My shock-o-meter’s reading of Malema allegations: priceless
FREE TO READ | My very first, entirely unconscious, reaction to the R4m allegation was to ask: Is that really so bad?
It was Julius Malema who showed me that my seismograph needs some urgent attention.
I suspect you know what I’m talking about, because I think most of us have one. Not the pretty machines you might have seen in a museum, where movement in the Earth’s crust is translated into delicate spikes and troughs drawn onto a slowly rotating drum of paper. No, our seismographs are entirely organic, sitting somewhere between our brains and our stomachs, invisibly suspended on a network of jangled, frayed nerves, recording the unending sequence of tremors, rumbles and shocks that are South Africa’s political and public life.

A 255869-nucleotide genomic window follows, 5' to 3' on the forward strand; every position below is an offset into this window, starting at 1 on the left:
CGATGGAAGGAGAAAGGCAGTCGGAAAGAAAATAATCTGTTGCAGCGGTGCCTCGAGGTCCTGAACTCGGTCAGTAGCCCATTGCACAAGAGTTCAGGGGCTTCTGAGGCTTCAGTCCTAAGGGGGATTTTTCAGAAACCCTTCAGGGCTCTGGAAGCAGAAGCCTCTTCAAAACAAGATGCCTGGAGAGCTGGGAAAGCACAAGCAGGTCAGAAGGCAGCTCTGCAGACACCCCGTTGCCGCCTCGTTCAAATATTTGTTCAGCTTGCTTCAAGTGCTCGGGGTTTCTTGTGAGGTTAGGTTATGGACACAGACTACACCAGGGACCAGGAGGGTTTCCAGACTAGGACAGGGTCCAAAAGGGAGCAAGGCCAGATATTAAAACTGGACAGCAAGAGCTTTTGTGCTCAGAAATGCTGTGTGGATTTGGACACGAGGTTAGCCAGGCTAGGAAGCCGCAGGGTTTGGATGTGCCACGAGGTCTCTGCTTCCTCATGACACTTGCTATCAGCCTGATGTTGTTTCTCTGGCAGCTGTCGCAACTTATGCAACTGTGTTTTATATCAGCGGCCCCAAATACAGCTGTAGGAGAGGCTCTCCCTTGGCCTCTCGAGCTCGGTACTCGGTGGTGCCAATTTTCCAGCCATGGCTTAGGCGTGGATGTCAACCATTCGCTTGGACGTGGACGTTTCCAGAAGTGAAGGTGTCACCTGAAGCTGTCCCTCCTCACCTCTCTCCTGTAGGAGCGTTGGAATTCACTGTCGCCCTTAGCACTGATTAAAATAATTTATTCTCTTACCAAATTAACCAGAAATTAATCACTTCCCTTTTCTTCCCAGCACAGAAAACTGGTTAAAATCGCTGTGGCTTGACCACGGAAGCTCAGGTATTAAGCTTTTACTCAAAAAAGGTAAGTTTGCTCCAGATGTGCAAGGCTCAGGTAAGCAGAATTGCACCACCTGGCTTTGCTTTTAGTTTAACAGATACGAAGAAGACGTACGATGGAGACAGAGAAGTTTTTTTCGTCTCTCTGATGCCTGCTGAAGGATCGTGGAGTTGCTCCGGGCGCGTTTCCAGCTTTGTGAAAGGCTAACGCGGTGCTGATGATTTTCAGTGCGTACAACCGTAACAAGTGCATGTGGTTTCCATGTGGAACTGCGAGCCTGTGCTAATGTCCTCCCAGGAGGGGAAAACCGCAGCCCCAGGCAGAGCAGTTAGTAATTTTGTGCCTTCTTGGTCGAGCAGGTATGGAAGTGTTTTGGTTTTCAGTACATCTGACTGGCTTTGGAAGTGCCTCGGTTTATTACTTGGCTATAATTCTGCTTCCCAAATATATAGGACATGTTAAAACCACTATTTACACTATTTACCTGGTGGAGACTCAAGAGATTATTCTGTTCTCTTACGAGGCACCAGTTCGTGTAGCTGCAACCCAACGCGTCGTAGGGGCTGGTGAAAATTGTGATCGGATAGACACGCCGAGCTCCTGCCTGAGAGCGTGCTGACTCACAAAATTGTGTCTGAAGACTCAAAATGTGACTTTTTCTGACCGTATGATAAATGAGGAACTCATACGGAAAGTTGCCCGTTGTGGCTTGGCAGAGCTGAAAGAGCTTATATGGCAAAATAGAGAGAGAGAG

These delicate machines require constant recalibration because of the intensity and variety of vibrations feeding into them. It can become very difficult, for example, to accurately gauge the severity of a temblor in Pretoria, where some cadre has stolen a couple of million bucks, when Eskom and the other state-owned enterprises are producing a reading suggesting the Drakensberg is tearing free of the African continent and sliding into the sea...
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